One invests in any security in consideration of prospects for the foreseeable future. At this time, the most important fundamentals to consider for mortgage real estate investment trusts (mREITs) are prepayment rates and interest rates.
First, let's look at prepayment rates, which affect the yields of mREITs. Over the last five months of 2011, refinancings slowed by 28% according to the Mortgage Bankers Association. That has served to mitigate the prepayment risk for these stocks.
Whither interest rates? Does the most recent jobs report signal the sudden commencement of boom times, which would finally allow the Fed to raise rates? I don't think so. It was just one report, and it did not take into account the millions who have simply dropped out, i.e., who have become so discouraged that they've quit looking for employment. Moreover, the Fed in January announced that it is committed to maintaining its low interest-rate policy well into 2014. It would take a heavy dose of humility for Chairman Ben Bernanke to back away from that pronouncement very soon.
What this means for mREITs is that the coast appears generally clear as to rising rates. There remains, of course, the matter of a tightening spread between short- and long-term rates, which has occurred somewhat since the initiation of Operation Twist, the Fed's initiative to lower long-term rates. Such tightening has the effect, theoretically, of reducing the yields of mREITs, which have, in fact, reduced their dividends in recent months. This, according to DoubleLine Capital's Jeffrey Gundlach, is reason enough to now avoid them altogether.
I'm not married to mREITs, but that seems a little drastic. Even after the dividend cuts, yields remain in the double digits. I know of one pundit who posits the notion that fluctuations in mREIT dividends correlate with changes in their stock prices. I would not dispute that surmise out of hand as it may have some merit, but neither would I blindly accept it as the linchpin of an investment decision. Here's why:
Selectivity matters. Of the six mREITs that our firm holds in its Stable High Yield model at Covestor.com, all have cut their dividends since July 1, 2011, but just one has declined more than 6% in price (through Feb. 7, 2012). The 14% decline in that stock, Anworth Mortgage Asset Corp. (ANH), roughly tracks a 16% cut in its dividend over that time. But among our holdings, ANH appears to be an outlier.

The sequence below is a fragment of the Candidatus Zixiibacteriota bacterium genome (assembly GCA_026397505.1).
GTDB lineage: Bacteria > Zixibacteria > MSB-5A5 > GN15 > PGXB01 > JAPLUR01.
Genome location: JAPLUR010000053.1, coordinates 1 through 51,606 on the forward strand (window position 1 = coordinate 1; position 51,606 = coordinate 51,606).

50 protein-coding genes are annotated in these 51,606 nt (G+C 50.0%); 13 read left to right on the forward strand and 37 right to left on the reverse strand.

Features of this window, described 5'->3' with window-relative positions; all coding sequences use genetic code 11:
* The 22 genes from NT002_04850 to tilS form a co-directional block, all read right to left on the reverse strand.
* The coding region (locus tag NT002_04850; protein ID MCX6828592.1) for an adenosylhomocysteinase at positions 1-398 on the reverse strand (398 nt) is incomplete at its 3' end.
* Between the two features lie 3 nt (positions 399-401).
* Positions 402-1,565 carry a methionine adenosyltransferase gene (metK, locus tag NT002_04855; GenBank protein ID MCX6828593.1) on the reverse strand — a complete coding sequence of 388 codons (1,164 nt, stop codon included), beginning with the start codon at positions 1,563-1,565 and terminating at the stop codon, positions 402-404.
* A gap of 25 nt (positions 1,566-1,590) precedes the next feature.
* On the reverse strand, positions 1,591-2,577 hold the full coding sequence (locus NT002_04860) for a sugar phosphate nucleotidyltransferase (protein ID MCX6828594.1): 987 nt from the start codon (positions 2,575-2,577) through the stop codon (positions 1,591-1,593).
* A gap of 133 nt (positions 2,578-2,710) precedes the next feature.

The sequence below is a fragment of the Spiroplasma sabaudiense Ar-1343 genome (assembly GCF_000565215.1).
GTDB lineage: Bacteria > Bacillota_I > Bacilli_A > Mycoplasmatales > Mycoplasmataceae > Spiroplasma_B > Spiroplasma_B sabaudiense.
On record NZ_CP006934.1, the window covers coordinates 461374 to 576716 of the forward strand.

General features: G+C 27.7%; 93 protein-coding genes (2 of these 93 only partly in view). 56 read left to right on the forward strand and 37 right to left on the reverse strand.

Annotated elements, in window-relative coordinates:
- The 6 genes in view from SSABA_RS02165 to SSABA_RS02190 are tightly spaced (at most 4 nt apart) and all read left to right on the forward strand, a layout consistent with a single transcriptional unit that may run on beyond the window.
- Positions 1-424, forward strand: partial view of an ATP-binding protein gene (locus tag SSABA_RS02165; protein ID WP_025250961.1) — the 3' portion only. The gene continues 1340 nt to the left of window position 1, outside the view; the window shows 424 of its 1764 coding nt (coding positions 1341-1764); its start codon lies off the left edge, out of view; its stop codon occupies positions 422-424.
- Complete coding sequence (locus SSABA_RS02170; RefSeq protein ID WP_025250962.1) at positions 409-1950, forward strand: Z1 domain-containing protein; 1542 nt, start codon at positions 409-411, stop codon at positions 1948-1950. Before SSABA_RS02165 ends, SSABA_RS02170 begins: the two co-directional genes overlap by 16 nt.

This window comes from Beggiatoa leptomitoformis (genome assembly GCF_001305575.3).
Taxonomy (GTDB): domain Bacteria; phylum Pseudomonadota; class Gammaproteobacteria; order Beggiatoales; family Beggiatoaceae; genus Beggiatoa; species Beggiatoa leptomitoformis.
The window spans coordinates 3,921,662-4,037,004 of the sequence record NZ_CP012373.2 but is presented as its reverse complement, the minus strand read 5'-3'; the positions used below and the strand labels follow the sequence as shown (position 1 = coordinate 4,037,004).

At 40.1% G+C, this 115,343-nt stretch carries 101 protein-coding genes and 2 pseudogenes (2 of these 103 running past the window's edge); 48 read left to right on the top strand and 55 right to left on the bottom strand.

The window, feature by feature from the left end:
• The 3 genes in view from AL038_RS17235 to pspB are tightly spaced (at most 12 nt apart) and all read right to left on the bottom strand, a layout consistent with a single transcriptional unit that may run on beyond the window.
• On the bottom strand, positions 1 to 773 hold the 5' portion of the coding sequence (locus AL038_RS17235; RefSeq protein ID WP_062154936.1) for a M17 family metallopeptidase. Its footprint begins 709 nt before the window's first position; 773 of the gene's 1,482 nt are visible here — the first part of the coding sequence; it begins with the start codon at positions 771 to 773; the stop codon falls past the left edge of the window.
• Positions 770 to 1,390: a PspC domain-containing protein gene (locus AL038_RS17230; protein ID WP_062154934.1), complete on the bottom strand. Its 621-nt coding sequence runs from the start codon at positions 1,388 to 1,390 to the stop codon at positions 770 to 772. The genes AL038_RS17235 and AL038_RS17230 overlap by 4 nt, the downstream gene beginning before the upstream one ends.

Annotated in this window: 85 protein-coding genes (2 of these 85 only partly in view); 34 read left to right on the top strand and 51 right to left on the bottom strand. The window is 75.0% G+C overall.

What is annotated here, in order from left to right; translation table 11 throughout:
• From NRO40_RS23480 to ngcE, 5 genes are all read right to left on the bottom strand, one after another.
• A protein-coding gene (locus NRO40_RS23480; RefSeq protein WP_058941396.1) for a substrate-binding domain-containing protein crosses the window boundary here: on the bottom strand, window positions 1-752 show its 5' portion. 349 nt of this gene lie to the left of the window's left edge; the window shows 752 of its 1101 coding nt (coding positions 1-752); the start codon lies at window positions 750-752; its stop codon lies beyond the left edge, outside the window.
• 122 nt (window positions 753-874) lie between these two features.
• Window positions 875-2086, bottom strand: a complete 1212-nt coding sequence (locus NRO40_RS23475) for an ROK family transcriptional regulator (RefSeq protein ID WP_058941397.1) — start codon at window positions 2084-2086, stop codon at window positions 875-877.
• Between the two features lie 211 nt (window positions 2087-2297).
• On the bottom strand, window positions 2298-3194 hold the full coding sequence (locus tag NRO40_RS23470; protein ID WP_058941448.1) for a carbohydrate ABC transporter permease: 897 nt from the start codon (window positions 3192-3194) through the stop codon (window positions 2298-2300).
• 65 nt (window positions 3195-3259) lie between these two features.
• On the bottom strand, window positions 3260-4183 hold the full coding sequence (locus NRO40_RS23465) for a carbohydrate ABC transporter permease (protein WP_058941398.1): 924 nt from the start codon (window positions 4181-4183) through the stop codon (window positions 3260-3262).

CYS Investments (CYS) cut its dividend by 17%, but its price had actually risen by 3% (again, as through Feb. 7, 2012). American Capital Agency (AGNC) and Capstead Mortgage (CMO) cut their dividends by 11% and 10% respectively, but their prices had remained relatively flat. Hatteras Financial's (HTS) dividend was sliced by 10%, with the stock declining by just 3%. And Annaly Capital Management (NLY), despite cutting its dividend by 12%, was down only half that over the period.
Thus, the average price decline of these six holdings has been 3% amid an average dividend cut of 13%. There's no meaningful correlation there. A more extensive analysis over a longer period of time might reach a different conclusion. For example, perhaps price declines anticipate dividend cuts. But we haven't observed that to be a general rule since our model's inception date of July 8, 2011.
The average annualized yield of our six mREITs is a healthy 14%. But as with any sector, especially high-yield instruments, no investor in mREITs should go "all in". Diversification and risk mitigation are critical to our strategy. That's why we buttress the aforementioned risks with a substantial allocation to low-beta short-term bonds. The balance of the portfolio consists of a small commitment to Build America bonds and a master limited partnership.
Our objective is to achieve returns that approximate the historical performance of equities by pairing high-yield and short-term instruments. Constant monitoring is required, but we believe the objective will be realized over the foreseeable future, notwithstanding the dividend cuts.